22 Aug Roger Cicala: Imaging Before Photography, Part III — The Showman and the Sheriff

Source: DP Review

Enter the Showman

In my last article, we discussed the first image makers, up until the late 1820s when Niepce had actually been able to make images using a camera obscura and silver plates coated with Bitumen of Judea. On his way to England, Niepce had been introduced to a most interesting man, Louis Daguerre, by Charles Chevalier, the lensmaker they both used.

Daugerre was in almost every way the opposite of Niepce. Unlike the landed Niepce, Daguerre was the son of a clerk. Because of Louis’ artistic talent his father had apprenticed him to an architect hoping that he would make something of himself. Louis had other ideas and ended up working as an assistant Stage Designer for the Paris Opera. In those days, working in the theatre had all the social standing of waiting tables at a biker bar: Louis’ parents were not pleased, especially when rumors of his wild partying with the theater crowd reached them.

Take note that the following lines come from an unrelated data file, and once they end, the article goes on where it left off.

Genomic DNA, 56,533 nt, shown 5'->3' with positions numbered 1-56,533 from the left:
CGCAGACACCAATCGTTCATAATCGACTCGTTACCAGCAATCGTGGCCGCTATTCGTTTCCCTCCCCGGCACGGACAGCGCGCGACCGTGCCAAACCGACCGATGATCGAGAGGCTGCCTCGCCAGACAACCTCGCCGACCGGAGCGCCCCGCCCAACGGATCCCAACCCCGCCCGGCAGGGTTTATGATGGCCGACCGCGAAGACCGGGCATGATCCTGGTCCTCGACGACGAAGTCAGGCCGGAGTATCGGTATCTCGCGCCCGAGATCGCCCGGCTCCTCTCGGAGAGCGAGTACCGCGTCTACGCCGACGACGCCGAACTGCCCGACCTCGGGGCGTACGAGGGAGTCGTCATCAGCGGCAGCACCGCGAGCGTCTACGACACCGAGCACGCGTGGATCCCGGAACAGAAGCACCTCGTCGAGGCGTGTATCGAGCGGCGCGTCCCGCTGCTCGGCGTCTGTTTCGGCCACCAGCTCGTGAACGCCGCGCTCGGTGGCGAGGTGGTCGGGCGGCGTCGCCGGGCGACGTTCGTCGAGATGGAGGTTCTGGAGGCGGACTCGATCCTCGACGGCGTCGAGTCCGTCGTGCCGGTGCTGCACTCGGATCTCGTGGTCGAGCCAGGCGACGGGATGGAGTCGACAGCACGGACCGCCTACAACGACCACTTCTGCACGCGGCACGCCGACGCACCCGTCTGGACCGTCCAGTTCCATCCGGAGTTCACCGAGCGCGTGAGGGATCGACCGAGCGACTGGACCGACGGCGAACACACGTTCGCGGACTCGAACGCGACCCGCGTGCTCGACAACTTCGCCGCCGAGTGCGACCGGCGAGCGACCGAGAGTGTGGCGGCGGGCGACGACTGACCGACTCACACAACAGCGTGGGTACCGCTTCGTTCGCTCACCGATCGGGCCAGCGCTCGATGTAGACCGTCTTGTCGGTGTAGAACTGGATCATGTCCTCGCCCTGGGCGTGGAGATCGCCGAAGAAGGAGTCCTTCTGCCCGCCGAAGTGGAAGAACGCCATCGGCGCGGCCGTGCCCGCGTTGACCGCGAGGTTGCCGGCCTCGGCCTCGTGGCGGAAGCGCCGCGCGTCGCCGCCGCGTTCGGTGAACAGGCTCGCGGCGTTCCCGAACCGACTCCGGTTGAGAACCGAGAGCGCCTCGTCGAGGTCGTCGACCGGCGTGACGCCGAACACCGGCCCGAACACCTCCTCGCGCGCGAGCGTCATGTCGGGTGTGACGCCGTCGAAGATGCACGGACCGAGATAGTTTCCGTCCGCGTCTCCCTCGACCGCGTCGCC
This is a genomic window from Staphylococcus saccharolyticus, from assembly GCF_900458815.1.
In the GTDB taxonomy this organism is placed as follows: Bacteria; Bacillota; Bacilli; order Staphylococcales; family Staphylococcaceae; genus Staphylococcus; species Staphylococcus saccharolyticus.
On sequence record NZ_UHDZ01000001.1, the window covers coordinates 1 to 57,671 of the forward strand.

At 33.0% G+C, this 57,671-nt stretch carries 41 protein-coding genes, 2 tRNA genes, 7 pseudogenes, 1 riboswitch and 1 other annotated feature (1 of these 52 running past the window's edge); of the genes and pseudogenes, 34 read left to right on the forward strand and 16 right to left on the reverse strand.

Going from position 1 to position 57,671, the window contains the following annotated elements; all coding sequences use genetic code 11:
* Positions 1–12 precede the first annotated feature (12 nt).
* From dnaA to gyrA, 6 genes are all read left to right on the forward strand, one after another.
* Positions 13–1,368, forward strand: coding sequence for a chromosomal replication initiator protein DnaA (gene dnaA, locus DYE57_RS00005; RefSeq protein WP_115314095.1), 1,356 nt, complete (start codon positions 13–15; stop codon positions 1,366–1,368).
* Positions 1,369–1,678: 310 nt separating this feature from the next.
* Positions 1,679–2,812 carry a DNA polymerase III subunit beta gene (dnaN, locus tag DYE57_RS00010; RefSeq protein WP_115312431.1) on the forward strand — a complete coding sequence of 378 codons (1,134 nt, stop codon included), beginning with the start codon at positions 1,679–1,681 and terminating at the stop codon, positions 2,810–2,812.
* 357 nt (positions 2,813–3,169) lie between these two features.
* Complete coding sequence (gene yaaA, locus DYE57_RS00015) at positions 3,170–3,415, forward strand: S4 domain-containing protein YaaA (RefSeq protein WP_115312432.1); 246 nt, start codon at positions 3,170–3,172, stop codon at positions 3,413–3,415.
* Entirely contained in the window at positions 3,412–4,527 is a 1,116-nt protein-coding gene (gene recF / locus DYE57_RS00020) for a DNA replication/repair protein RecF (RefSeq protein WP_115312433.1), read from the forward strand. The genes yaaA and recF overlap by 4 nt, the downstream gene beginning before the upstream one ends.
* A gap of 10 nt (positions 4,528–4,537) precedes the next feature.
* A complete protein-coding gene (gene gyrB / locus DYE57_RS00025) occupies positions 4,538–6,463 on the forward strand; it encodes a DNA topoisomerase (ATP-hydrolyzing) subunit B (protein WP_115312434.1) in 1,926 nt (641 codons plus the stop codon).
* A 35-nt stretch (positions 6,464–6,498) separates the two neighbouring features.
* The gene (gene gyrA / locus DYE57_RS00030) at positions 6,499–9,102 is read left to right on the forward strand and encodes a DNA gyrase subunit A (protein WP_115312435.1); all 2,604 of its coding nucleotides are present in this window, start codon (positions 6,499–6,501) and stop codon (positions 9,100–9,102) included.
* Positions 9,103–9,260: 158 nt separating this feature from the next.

Portrait of Louis Daguerre, 1844. Jean-Baptiste Sabatier-Blot. Image is in the public domain.

Despite his partying (or perhaps because of it — he ended up invited to a lot of society parties because he was known as a superb dancer) Daguerre became fairly successful. He eventually become a stage designer himself and was quite well reviewed.

He and his friend, painter C. M. Bouton, began painting large Panoramas together. Often Daguerre would sketch the scene in a camera obscura, then he and Bouton

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